Colorado doctor to track ‘biobutton’ reaction to COVID vaccination – CBS Denver


(CBS4) – Dr. Matthew Salzburg was doing some work on vacation hours after his COVID-19 vaccine shot.

He told CBS4, “Just a little bit of pain, but we feed you the regular flu pill.”

Dr. The Medical Director of the Department of Emergency Medicine at UCHealth Hospital in Salzburg Aurora often helps COVID patients. Now he is helping in a different way, but is wearing a device to track his reactions after his vaccination.

“This is great technology,” he explains as he reveals the “biobutton” produced by Golden-based company, Biondellisense.

(Credit: CBS)

It communicates via Bluetooth with its smartphone and an app tells it how things are going, plus the company monitors it.

“You get a report every two hours from the company that tells you what your vitals have been doing for the past several hours.”

The device shows his chest and the Chief Innovation Officer at UCHealth and the Chief Innovation Officer of Chief Emergency Services at UCHealth Hospital. Richard is strapped to Zen’s chest, measuring and transmitting data about heart rate, temperature, respiratory rate, and a certain degree of movement.

Dr. “There are reactions that we are not aware of,” said Zayn. “This is a new vaccine, and it appears to be extremely safe based on clinical trial data … We want to be especially wary of that elderly, fragile patient population. So we look for that patient population Which is a cause of deterioration. So there is a problem of fever. Any increase in the rate of respiration, the rate of rise of a pulse increases and what does it mean in conjunction with movement. “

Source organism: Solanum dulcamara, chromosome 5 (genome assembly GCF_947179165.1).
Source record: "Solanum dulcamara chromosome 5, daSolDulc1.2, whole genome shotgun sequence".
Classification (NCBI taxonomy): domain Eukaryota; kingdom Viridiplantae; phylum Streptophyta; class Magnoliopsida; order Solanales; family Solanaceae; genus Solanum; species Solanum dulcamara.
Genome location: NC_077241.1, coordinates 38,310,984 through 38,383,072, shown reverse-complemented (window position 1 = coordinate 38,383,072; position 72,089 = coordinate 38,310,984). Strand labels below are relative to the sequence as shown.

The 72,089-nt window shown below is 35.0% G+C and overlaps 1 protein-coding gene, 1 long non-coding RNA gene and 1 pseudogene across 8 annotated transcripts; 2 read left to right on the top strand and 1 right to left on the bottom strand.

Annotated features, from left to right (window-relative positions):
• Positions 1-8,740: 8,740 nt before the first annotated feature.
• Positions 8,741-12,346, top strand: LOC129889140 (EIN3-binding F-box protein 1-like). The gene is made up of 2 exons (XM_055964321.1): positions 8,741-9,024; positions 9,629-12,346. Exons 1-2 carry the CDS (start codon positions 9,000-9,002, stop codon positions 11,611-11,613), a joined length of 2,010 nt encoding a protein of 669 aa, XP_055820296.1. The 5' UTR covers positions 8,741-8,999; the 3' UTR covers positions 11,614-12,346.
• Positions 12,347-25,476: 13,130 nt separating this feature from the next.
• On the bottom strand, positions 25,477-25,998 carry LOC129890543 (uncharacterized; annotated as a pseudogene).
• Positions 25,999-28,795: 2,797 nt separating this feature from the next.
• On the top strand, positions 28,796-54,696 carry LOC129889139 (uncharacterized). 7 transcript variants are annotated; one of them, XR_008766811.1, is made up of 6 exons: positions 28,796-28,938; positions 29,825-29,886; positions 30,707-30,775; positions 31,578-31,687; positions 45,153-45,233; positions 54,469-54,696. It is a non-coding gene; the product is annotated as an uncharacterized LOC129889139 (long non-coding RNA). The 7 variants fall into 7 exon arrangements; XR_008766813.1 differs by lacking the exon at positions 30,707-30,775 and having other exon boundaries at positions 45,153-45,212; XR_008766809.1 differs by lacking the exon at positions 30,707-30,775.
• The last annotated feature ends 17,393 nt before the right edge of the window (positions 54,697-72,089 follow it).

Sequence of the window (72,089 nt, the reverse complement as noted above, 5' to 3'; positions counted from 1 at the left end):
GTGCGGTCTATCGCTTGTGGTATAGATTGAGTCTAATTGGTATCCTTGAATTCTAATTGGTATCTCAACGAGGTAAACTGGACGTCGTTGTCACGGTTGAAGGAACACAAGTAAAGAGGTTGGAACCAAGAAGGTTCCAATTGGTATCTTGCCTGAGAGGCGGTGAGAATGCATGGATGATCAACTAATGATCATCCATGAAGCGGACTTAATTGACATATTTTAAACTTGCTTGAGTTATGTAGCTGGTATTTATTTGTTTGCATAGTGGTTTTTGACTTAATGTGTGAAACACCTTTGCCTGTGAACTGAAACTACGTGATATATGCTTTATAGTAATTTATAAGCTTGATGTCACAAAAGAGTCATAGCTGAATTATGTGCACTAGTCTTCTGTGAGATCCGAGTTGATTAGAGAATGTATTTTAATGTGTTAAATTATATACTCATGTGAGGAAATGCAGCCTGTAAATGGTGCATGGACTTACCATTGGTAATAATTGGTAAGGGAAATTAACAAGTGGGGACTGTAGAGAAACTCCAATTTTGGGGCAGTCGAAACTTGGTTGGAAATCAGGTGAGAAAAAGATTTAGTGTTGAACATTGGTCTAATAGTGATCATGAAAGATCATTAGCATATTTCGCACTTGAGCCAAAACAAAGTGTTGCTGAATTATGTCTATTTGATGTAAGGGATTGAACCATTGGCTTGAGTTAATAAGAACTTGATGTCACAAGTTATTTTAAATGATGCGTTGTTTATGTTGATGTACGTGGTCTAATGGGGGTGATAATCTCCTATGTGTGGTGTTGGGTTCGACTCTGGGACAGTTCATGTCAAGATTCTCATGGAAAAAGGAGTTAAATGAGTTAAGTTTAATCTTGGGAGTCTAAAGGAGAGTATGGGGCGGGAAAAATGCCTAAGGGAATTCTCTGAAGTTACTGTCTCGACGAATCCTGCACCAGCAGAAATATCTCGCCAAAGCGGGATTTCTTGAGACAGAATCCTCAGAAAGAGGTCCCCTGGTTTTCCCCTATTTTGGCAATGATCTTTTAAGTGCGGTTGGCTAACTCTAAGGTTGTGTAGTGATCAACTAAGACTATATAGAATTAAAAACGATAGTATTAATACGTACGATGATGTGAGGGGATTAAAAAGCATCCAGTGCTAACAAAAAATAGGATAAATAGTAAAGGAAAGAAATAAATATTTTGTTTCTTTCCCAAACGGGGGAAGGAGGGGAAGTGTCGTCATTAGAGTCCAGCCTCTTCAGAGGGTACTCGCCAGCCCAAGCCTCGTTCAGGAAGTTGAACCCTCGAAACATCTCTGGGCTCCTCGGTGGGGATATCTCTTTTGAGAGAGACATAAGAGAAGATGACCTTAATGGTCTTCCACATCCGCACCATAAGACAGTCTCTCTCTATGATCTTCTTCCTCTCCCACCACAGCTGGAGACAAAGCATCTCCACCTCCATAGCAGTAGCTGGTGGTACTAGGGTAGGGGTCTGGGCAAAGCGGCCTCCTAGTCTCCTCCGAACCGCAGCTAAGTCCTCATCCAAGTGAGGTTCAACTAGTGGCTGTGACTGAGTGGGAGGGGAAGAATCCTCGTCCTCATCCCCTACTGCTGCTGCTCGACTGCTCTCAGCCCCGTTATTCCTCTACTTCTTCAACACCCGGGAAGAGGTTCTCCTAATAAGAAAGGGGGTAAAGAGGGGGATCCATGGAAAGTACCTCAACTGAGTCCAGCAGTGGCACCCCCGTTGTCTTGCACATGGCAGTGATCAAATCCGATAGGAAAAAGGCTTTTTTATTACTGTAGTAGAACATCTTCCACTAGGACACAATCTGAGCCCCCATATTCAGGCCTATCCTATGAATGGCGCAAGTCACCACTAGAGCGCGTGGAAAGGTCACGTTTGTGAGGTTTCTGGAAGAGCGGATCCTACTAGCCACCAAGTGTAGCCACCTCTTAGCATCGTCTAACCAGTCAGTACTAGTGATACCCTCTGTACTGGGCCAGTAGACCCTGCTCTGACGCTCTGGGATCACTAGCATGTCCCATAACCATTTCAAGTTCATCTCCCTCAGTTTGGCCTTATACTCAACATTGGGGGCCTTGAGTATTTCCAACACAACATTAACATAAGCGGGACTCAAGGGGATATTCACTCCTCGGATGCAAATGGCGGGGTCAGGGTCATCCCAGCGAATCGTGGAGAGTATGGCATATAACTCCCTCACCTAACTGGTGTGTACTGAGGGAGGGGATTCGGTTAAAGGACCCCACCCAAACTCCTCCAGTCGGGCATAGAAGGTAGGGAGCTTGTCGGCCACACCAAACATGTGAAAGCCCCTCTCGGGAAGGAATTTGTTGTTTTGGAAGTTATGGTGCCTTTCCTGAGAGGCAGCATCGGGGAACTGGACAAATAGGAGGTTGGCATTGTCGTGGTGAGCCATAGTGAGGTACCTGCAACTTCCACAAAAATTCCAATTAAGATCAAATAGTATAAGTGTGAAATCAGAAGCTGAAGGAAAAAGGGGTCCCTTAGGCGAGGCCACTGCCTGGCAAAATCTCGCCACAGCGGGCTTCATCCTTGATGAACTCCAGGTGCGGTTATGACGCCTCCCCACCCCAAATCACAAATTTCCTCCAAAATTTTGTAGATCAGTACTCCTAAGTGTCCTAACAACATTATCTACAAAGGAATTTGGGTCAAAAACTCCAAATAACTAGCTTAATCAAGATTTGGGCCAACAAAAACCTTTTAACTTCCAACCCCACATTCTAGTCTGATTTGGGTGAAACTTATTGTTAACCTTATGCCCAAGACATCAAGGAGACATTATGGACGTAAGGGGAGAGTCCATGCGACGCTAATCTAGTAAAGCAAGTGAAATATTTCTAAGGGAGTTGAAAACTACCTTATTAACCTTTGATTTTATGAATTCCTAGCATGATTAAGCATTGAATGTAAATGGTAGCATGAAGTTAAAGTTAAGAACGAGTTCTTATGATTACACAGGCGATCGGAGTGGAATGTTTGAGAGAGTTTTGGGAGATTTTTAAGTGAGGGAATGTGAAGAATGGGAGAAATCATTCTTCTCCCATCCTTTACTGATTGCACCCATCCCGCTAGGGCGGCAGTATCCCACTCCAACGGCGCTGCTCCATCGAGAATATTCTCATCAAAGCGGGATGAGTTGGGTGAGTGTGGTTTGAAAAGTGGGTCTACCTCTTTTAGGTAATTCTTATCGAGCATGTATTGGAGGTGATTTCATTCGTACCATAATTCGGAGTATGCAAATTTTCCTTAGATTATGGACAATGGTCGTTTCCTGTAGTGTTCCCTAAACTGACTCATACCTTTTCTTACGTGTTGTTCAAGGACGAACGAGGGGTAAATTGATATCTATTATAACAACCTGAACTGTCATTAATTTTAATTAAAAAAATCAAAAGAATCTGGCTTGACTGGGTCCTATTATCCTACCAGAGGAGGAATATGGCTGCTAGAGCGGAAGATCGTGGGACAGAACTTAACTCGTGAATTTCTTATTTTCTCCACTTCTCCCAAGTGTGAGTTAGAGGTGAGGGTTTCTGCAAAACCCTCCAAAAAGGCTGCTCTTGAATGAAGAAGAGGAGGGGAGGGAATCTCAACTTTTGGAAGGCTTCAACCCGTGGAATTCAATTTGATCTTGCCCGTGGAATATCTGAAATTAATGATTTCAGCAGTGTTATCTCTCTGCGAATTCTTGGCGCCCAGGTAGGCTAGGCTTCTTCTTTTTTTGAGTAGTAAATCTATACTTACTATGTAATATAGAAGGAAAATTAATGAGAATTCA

Devices can detect small signs of complications not just with the vaccine, but infection with the virus.

A total of 100 people are receiving the device with their shots. They both receive them one day before each shot, then wear them a week later.

“All we can do is use an algorithm to be able to distinguish between the side effects of the vaccine and whether an active COVID infection can occur.”

“We’re going to be able to keep an eye on you and make sure you’re okay with it,” Dr. Salzburg explained. “There are people who are monitoring remotely and so these apps can alert you and they can reach you too.”

This would be the case with some dangerous looking data. People could be called to receive medical care or potentially, even sent to an ambulance.

Dr.  Matthew Salzburg shows off his biobutton

(Credit: CBS)

Dr. Salzburg checked the data a few hours after his shot.

“In the first four hours after my shot, no change,” he said.

“We are not seeing anything. It’s too early now, “Dr. Said Zayn.

But they will collect data and use it to better handle the virus and warn of any reaction to the vaccine.

“They can develop vaccine complications that can be interpreted as COVIDs and they can develop COVIDs that can be interpreted as complications from the vaccine and we can distinguish between the two.”

Devices are indeed a future in healthcare. Hospitals and other health care facilities can use them to track people suffering from a variety of diseases.

“We are very broad indeed. We are thinking of patients difficult to control diabetes, heart failure, heart disease, high blood pressure, kidney disease, ”Dr. Said Zayn.

Hospital-released patients with COVID sometimes return after symptoms have fallen and woke up. Applying biobutton or similar equipment on them can help hospitals intervene when they have problems.

Dr. Zen also sees another use.

“We imagine that people with skilled nursing facilities will be wearing such a device all the time, let alone after being vaccinated.”

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